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FDA says Covid vaccine makers can modify shots as variants emerge

 FDA says Covid vaccine makers can modify shots as variants emerge

 The FDA may allow vaccine makers to ease up on lengthy clinical trials once more is known about how the vaccines work against new variants.

The Food and Drug Administration has laid the groundwork for drugmakers to be able to react quickly to emerging coronavirus variants and get modified products to the public without the need for extended clinical trials.

"We are using every tool in our toolbox to fight this pandemic, including pivoting as the virus adapts," Dr. Janet Woodcock, acting FDA commissioner, said in a statement Monday.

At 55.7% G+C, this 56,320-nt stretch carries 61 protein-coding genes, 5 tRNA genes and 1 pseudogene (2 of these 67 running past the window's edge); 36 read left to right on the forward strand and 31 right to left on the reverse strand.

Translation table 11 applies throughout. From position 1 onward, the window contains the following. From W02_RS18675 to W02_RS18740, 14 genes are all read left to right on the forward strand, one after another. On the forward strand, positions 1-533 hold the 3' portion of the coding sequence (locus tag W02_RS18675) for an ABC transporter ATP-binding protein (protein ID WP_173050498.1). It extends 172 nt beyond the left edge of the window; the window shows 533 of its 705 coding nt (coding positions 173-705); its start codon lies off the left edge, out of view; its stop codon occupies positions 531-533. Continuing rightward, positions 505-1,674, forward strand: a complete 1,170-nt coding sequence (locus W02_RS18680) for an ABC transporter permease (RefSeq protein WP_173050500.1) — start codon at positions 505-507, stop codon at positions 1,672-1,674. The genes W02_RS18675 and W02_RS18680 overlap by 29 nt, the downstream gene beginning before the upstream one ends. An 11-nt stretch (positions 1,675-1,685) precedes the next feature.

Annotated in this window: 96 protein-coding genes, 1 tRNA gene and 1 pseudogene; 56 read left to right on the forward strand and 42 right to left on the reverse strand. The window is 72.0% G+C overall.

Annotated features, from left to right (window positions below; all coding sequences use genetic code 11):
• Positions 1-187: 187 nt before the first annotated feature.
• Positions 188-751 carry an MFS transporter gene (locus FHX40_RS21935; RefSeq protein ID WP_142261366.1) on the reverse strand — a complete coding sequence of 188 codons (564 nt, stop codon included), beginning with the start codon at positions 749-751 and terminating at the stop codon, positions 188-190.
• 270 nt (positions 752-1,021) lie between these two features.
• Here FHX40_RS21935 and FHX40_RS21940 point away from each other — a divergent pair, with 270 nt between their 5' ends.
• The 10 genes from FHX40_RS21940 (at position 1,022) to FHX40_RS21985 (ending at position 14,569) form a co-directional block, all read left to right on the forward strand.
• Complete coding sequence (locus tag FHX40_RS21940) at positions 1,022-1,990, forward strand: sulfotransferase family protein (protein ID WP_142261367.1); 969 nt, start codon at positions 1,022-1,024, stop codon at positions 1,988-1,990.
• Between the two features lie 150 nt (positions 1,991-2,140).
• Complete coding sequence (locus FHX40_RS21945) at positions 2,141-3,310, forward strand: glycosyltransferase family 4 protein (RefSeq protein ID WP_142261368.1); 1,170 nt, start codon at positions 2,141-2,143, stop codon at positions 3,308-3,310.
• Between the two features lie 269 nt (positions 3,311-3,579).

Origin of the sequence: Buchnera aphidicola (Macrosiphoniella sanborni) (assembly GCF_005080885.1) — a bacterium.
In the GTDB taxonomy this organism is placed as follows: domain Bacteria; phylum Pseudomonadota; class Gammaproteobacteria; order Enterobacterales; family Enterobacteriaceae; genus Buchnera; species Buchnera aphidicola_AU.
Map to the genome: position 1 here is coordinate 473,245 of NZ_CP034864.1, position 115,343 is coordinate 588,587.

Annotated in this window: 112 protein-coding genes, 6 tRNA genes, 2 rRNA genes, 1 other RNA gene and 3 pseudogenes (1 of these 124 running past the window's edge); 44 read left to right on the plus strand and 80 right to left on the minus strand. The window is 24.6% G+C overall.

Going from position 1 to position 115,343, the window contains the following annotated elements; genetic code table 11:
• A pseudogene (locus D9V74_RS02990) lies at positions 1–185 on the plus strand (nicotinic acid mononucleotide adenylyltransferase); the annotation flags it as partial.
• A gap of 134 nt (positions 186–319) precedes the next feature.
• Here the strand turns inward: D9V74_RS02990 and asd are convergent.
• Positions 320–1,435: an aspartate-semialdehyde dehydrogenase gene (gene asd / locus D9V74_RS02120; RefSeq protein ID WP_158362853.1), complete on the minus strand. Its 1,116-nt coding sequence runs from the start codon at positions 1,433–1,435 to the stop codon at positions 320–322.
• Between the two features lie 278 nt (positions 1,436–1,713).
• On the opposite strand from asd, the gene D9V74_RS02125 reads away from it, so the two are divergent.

Full coverage of the coronavirus outbreak

The FDA guidance issued Monday is for companies that make Covid-19 vaccines, therapeutics and diagnostic tests as they work to keep up with evolving variants of SARS-CoV-2.

Evidence so far suggests that the two Covid-19 vaccines authorized in the U.S., from Moderna and Pfizer-BioNTech, appear to offer good protection against new variants.

But the fact that the virus continues to mutate means drugmakers will need to keep up, adapting quickly if necessary. The FDA guidance suggests companies may be able to pull back on lengthy clinical trials to prove safety and effectiveness each time a new variant emerges.

This is not unlike how the flu shot changes from year to year.

"For influenza, we are so accustomed to doing this," Dr. Peter Marks, director of the FDA's Center for Biologics Evaluation and Research, said on a call with reporters Monday. Because the flu shot is so well studied, human clinical studies are unnecessary each year. Manufacturers simply modify the shots based on the strains that are predicted to be in circulation.

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